Another Culture

12 Dec

I couldn’t resist going to Morocco while I was in Spain; the concept of immersing myself in another culture completely different from whatever I had experienced before was a tempting one that was impossible to ignore. I thought of Morocco first and foremost because it is so close to the Andalusia region of Spain, and secondly because I thought it appropriate to visit clear across the other side of the ocean where I had visited Tarifa earlier between the Mediterranean and the Atlantic.

As part of our program, however, we managed to do an activity that, in retrospect, I fully appreciate now that my trip is over. Our leader asked us to think carefully and write down whatever image of Morocco (misconceptions now) we might have. When I came back, and looked at what I had written, I was both surprised and grateful at what I had written, both because I was completely wrong in certain assumptions, but also because my image had been replaced with a far more correct version.

Then I realized that this was one of the best things about traveling, in my book. I feel the most satisfied and happy about certain traveling experiences when I manage to use that experience to break whatever stereotype I originally had.

What I found was a truly interesting place, with different concepts about religion, fashion, women, and even food. Too much to post, here are some quick aspects that might surprise you;

-Certain places do not change or buy new clothes, but rather, dye them a different color according to the seasons and appropriate festivals. As such, dyes are sold more frequently than clothes.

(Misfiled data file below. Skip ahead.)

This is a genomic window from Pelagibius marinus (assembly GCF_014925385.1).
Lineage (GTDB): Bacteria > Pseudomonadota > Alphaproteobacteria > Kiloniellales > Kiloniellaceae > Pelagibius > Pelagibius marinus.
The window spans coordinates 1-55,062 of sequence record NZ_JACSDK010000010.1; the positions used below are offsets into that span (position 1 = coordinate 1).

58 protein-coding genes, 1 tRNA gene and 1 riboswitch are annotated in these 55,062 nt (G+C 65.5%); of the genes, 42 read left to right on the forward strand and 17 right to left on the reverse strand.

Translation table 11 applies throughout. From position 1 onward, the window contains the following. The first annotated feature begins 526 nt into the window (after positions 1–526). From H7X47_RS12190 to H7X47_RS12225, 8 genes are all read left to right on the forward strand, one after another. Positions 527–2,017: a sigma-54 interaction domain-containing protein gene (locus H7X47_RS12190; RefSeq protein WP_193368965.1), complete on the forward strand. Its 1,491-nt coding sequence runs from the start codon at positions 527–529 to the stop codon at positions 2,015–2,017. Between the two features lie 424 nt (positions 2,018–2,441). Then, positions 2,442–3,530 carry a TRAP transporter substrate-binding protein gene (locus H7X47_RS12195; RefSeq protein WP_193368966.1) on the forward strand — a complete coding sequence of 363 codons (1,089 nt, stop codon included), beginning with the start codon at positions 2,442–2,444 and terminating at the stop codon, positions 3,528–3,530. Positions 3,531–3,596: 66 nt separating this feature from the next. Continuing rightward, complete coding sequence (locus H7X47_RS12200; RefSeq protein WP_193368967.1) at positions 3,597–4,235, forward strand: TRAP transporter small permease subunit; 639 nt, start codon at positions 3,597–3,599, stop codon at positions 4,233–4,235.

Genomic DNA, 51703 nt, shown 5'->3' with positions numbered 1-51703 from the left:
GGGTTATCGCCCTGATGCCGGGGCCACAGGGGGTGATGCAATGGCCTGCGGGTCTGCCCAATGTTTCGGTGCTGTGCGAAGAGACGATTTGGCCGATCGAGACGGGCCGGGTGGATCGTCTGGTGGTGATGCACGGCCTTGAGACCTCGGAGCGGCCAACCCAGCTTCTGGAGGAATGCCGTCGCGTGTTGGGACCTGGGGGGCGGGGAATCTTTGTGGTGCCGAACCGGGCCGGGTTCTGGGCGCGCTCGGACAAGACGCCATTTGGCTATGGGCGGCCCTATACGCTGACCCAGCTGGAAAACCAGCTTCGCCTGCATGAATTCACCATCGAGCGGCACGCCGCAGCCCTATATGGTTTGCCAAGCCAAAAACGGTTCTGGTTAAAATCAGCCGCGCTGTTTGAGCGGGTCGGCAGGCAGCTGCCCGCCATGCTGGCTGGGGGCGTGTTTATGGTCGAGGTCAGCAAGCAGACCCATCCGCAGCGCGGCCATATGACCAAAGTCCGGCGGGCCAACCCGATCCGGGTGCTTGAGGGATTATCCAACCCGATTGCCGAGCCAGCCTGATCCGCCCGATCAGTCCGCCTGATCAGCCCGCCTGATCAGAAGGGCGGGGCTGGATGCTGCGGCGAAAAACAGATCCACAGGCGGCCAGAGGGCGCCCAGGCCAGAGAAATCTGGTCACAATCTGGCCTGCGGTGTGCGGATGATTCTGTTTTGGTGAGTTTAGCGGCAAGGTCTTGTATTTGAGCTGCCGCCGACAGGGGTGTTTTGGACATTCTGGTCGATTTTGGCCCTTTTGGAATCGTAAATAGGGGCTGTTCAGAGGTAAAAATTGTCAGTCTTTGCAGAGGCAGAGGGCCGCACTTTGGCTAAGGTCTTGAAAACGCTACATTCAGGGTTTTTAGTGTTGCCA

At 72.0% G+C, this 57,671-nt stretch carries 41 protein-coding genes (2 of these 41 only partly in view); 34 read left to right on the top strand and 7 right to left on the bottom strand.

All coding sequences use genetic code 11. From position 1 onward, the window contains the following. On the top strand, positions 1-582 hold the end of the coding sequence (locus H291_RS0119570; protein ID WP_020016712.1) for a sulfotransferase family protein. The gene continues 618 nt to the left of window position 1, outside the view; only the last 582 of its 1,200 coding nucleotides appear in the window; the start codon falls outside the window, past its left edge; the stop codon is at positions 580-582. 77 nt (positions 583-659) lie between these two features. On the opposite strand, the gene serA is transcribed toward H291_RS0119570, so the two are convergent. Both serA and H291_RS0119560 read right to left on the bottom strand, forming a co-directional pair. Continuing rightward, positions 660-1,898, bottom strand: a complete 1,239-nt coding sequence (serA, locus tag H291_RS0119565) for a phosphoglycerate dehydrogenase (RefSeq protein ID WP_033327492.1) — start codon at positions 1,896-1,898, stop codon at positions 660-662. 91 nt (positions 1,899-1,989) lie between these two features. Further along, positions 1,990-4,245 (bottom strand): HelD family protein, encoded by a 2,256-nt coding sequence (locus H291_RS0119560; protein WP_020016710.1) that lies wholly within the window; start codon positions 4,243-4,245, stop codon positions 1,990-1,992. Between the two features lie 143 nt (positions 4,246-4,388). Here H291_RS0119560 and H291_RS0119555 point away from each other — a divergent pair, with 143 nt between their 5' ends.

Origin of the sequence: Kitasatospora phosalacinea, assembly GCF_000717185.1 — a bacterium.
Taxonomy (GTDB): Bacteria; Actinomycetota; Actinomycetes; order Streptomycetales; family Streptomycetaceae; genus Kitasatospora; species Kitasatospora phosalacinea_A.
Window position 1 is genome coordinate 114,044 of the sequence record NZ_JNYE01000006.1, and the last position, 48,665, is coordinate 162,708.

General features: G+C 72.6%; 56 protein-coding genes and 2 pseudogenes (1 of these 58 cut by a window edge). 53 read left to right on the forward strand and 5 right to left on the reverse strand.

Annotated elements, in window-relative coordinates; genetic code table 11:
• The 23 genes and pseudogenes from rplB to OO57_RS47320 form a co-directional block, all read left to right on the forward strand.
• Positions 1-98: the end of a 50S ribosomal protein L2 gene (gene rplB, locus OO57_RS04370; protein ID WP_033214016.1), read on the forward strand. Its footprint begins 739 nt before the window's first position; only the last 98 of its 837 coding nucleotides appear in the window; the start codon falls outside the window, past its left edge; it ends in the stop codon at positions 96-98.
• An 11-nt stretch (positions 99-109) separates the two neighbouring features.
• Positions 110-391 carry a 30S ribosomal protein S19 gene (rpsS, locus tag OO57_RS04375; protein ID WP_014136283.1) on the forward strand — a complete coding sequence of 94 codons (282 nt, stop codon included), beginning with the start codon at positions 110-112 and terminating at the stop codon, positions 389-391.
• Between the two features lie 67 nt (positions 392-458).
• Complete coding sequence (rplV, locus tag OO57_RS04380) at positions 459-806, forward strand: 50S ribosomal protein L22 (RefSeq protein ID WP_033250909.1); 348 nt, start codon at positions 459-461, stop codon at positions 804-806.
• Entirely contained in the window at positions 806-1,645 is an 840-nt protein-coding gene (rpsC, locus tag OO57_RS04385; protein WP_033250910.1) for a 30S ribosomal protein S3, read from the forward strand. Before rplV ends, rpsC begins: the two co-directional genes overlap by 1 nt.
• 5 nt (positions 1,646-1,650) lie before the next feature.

-Most stop whatever they are doing at the moment and plan around praying 5 times a day at specific intervals, all at the same time.

-In certain touristy spots, you will encounter sometimes up to 8 languages from the same shopkeeper who knows that the key to good sales is to speak the native tongue.

– It is not only the norm, but a necessary tool to haggle as this is the primary way of buying many things, from food and trinkets, to clothes and even certain medicines.

– No one gets any food in bulk; in fact, it is common to buy once a day rather than once every so often. As such, most food is always fresh.

– A woman told me that she feels sorry for American women who are expected to show as much skin as possible. (This one made my eyes go wide.)

I went back to Spain, stomach full of spices, with that much more of an open mind.

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